Another spectacular figure of early Barberton was Stafford Parker, whose name is well-known in the Transvaal. He had a flamboyant career, and in the very early days of the diamond fields occupied the position of president. At Barberton, where he was market master for a time, he enjoyed making speeches when not engaged in selling vegetables or superintending the accommodation of poultry, but it is said that his cabbages were undoubtedly superior to his speeches.
Among many mining notabilities were French Bob, a fine prospector and honest as the day, whose name was given to a mining locality in the de Kaap district; the celebrated “”Charlie the Reefer””; J.C. Rimer, after whom Rimer’s Creek is named; Aubrey Wools-Sampson the mining engineer, and many others. Sammy Marks, Jim Taylor, Mark Lowinsky and Alfred Beit were early citizens of the mushroom town. Everyone had a nickname, and among the better known were “”Harry the Sailor””, “”Rocky Mountain Thompson””, Charlie the Tinker””, “”Californian Wilson””, “”Yankee Dan””, and hundreds of others.
The Barber brothers have already been mentioned in connection with the founding and naming of Barberton, but the following tribute from I. Mitford Barberton’s “”Barber of the Peak”” deserves a place in this record:
“These hardy pioneers blazed many trails into the wilds. They were brave hunters and friends of all men. They founded Barberton in 1884 and were leading pioneers in Kimberley and Johannesburg. England were not England were her sons other than these…. They were well-liked and held in high esteem by all….Liberal with their money and advice, they were always helping the less fortunate and their characters were not impaired with the taint of gold. They lived for one another, which endured to the end, kept their destinies closely associated, and even in death they were not divided. They were interred in the Eldoret Cemetery in Kenya Colony.”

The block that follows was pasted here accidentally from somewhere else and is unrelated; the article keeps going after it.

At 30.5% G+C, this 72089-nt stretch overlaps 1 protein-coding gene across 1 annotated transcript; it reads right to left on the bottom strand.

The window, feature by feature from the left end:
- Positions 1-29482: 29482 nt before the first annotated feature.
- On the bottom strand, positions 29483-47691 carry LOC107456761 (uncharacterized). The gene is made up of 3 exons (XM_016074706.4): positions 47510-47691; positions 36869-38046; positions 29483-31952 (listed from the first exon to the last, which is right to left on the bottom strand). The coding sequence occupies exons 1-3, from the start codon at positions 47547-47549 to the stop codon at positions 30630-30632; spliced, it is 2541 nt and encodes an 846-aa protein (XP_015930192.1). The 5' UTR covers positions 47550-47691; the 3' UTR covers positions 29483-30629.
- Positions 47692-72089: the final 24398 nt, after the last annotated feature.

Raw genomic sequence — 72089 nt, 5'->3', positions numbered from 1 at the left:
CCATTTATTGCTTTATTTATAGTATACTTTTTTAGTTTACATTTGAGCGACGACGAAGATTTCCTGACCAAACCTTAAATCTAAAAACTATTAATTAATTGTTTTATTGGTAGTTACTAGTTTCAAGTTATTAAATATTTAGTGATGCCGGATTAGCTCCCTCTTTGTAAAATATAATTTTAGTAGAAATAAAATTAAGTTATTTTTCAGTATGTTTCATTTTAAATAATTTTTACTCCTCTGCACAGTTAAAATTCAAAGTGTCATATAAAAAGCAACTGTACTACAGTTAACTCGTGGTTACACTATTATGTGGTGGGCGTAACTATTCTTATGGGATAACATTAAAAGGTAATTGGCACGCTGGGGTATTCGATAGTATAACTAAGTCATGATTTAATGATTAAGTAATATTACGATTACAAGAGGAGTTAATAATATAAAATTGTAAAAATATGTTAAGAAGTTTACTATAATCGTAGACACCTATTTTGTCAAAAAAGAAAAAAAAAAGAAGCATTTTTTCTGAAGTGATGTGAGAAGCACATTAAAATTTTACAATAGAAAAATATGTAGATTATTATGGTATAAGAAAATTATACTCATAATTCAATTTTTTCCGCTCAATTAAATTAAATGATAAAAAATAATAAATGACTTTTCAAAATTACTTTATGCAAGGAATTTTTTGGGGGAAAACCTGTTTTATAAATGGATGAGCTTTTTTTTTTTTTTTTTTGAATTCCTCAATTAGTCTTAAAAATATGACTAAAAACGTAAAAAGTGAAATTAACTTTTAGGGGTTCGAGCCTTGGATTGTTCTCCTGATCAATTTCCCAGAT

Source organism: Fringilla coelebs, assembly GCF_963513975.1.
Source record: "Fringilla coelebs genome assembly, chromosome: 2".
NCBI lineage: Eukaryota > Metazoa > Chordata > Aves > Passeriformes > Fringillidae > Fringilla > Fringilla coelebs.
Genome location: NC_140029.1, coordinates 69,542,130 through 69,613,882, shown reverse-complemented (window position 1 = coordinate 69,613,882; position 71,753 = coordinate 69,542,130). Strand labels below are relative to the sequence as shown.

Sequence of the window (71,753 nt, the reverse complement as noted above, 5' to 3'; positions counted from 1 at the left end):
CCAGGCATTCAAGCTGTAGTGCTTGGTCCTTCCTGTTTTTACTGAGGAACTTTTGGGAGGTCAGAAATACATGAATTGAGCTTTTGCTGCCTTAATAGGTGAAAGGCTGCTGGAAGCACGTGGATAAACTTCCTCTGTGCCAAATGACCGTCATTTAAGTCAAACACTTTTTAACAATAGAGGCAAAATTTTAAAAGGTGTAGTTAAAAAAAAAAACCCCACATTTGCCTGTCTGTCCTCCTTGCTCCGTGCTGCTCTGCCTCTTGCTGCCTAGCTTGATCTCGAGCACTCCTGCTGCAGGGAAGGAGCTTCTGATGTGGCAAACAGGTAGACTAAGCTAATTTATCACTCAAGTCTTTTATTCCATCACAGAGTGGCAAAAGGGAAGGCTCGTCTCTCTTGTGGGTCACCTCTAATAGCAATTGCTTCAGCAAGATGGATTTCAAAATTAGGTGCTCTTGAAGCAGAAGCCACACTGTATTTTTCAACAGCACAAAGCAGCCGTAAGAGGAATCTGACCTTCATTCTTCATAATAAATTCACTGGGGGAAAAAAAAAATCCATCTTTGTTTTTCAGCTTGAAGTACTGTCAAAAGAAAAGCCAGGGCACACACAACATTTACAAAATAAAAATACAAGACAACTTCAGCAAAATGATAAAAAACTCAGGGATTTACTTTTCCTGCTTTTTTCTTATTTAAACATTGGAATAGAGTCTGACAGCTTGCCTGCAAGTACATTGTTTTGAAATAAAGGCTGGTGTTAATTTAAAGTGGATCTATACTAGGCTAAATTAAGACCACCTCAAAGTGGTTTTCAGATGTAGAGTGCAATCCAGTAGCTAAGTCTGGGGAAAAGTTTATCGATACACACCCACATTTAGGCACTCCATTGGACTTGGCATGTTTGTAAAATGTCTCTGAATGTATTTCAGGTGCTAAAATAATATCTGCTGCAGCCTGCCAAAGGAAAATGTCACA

The place of David Wilson in the history of Barberton has already been indicated, and mention has been made of his successor as gold commissioner, the Dutch Reformed parson Johannes van der Merve. The names of other outstanding figures of the early days are perpetuated in local nomenclature, and we have Bray’s Golden Quarry Mine, Jamestown(after Ingram James), and numerous streets in Barberton named after well-known characters.
This chapter would not be complete without mention of those notorious females who came to Barberton in the eighties as barmaids in the local canteens. Trixie the Golden Dane, Florrie, and Cockney Liz were all bright specimen of their type, and were given fabulous presents by diggers to whom they offered their favours. One of the most popular entertainments was the nightly auctioning of Trixie and Liz by the market master, who had no option in this matter, for it was as much as his life was worth to refuse.
Many other well-known characters had a share in the history and development of Barberton. Apart from these, however, thousands of ordinary people, whose names are forgotten save by a few, played their part in the progress of the de Kaap Goldfields. To those members of the rank and file, among whom must be included the native labourers without whose exertion in a humble capacity the development of mining would not have gone on, we pay sincere tribute as we look back over the history of the town and district. Each in his own way has helped to place a brick in the building we see today as modern Barberton.